Two years ago, Dr. John Dieter's wife looked him in the eye and told him it was time to get a real job.

"I was at Emory University and I was fairly content," Dieter said. "But I worked long hours and the pay wasn't very good. Once my wife and I had our baby, we decided it was time for me to consider more gainful employment."

It didn't take long for the military to woo the neuropsychologist, and before he knew it, Dieter and his family were on their way to Germany where he would work at the Vilseck Behavioral Health Clinic. He was hired to work with adult mild Traumatic Brain Injury cases, but his scope quickly broadened to meet another need in the community.

"I knew nothing about life on an Army post," Dieter said. "But when I realized there were kids here, I said let's create a pediatric service. All of my research at the university was on early brain development and children, and pediatric neuropsychology has always been my primary clinical focus."

His services have been offered for the past year and extend well beyond Germany to other European-based military communities. He's in high demand, but what exactly does a pediatric neuropsychologist do'

"Neuropsychology is the study of brain function through the examination of behavior. Often I'm referred very difficult cases because other clinicians or schools need greater clarification regarding the diagnosis and treatment," Dieter said. "I examine the whole child and assess their intellectual, cognitive and emotional functioning. Then I provide a global perspective of the child."

Dieter often finds that the child is suffering from a complex problem such as severe autism, extreme developmental delays or lack of language development. His assessment is very comprehensive and he averages 25 hours on each case, with at least six to eight hours spent directly with the child.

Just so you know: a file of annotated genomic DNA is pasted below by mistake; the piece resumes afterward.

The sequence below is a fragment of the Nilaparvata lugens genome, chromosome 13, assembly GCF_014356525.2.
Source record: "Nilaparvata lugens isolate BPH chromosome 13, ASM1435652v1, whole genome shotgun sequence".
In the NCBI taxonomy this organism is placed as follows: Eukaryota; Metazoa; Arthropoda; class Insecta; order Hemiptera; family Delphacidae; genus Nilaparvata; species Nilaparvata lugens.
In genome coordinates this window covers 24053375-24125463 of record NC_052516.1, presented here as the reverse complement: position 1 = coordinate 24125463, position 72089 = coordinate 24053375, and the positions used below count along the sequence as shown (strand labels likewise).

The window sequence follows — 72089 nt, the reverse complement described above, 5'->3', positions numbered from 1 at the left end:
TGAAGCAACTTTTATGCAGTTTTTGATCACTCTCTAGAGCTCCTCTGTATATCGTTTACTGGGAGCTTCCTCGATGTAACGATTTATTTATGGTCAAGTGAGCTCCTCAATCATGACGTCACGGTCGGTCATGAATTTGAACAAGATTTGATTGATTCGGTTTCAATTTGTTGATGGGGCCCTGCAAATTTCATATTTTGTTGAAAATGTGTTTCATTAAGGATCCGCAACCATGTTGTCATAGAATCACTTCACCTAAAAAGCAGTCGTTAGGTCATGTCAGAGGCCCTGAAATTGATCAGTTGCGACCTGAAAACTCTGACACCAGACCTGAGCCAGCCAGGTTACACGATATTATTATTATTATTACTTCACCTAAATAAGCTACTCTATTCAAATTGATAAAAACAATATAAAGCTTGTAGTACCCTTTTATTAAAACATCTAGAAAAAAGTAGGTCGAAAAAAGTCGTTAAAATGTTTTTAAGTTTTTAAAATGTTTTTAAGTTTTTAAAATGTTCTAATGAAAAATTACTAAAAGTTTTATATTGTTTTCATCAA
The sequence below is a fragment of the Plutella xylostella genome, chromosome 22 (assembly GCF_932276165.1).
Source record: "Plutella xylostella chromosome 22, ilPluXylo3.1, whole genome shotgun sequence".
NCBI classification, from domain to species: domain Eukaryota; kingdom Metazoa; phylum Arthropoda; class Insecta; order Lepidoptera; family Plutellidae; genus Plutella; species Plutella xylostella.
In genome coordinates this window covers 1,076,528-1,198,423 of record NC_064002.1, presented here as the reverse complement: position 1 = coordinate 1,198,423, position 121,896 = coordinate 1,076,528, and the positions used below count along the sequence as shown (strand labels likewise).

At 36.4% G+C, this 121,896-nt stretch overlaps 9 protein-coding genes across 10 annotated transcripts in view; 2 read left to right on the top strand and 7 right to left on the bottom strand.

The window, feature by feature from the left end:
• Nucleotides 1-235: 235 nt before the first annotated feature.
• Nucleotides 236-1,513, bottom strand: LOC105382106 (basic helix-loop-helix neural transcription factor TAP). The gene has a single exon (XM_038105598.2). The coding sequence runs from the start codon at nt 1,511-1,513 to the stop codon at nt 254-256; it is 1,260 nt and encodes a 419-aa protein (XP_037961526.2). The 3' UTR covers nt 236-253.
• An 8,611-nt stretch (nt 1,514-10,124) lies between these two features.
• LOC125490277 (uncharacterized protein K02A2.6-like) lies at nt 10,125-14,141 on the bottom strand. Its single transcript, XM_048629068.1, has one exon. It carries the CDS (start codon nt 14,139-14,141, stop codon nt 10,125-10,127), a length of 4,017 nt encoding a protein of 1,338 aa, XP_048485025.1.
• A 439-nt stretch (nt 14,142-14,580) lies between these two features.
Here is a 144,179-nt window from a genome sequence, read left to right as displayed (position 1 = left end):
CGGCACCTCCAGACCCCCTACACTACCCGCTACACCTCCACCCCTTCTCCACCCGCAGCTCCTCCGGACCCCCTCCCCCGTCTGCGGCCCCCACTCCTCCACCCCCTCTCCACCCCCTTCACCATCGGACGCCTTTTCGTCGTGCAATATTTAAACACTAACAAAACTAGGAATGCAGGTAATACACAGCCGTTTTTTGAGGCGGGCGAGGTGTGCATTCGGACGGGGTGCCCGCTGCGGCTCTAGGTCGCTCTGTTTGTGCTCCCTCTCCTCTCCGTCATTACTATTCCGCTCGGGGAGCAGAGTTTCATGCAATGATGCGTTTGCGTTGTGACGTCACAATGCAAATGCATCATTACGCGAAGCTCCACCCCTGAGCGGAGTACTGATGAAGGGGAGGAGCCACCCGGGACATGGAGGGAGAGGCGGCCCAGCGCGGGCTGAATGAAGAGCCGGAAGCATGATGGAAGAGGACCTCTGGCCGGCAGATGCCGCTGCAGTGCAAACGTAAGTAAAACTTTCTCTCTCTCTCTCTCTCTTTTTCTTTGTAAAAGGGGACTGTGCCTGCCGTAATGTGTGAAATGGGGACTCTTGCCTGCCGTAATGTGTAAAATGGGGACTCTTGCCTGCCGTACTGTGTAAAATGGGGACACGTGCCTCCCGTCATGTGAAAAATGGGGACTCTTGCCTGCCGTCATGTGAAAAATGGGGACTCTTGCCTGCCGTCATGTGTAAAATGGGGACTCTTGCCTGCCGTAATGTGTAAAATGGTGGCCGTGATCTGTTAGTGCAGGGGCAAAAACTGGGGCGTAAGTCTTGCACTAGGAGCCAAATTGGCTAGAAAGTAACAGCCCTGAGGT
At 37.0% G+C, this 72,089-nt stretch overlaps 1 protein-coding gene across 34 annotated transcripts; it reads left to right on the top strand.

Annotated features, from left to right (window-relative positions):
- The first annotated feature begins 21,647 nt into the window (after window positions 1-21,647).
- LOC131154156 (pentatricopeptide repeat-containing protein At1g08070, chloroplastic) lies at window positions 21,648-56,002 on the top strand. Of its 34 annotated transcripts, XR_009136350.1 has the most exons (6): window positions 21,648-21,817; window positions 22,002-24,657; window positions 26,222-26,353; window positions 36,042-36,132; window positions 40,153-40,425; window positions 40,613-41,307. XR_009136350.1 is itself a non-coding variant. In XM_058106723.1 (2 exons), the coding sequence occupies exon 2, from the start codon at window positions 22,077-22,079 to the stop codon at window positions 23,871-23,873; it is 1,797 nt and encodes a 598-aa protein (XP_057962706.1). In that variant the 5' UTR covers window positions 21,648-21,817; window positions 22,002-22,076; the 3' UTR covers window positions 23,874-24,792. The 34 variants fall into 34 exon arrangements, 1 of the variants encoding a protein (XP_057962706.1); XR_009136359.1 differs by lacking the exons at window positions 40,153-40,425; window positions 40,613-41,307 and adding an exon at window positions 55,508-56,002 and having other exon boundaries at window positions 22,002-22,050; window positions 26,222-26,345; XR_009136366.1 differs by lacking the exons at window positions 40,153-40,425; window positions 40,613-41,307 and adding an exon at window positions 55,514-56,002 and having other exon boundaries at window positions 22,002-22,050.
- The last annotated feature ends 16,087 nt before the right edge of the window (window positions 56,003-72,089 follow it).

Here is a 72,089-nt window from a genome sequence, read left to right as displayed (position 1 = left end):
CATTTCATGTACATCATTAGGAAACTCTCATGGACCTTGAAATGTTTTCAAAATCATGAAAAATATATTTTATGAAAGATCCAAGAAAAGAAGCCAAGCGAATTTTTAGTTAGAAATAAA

"I'm somewhat unique in that I do all of the testing with the child myself," Dieter said. "It's important because it allows me to spend many hours directly observing the child - how he does things and how he relates to me and his parents."

After spending time with the child, Dieter produces a full report and discusses the findings with the parents. This is followed by discussions with the schools and an intervention plan to help the child continue to develop in a positive way.

"I find child cases so rewarding because I can play such a hand in not only finding out what's going on, but also assisting in the intervention," Dieter said. "Intervention is so important because the earlier and more comprehensively you intervene, the better the prognosis is because the brain is still growing."

For many parents, putting a name to what their child is going through is a huge, albeit sometimes rocky, step forward.

"Often they're relieved to finally know what is going on. However, they may also be frightened or even angry," Dieter said. "A very important part of my job is to help them process their feelings, helping them understand the child's condition and instilling hope while still being realistic."

Occasionally, parents also want to know if they should take their child back to the United States for treatment, but Dieter said this is usually unnecessary.

"By and far the services that are here at the school and the clinics in the area are as good or better than what they would get in the States," he said.

The commander of the Vilseck Health Clinic, Col. Glenda Lock, tends to agree.

"The support we receive from the schools and our clinicians here in Europe is excellent," she said. "And there's only one Doctor Dieter. He's a huge asset to our team and continues to consult on many cases in addition to his responsibilities in mTBI."

Overall, Dieter is very happy with the progress he's made in the past two years and he plans to continue supporting military families in Europe as long as he can.

"If my wife and I have it our way, we would stay here forever."

Page last updated Fri July 22nd, 2011 at 12:16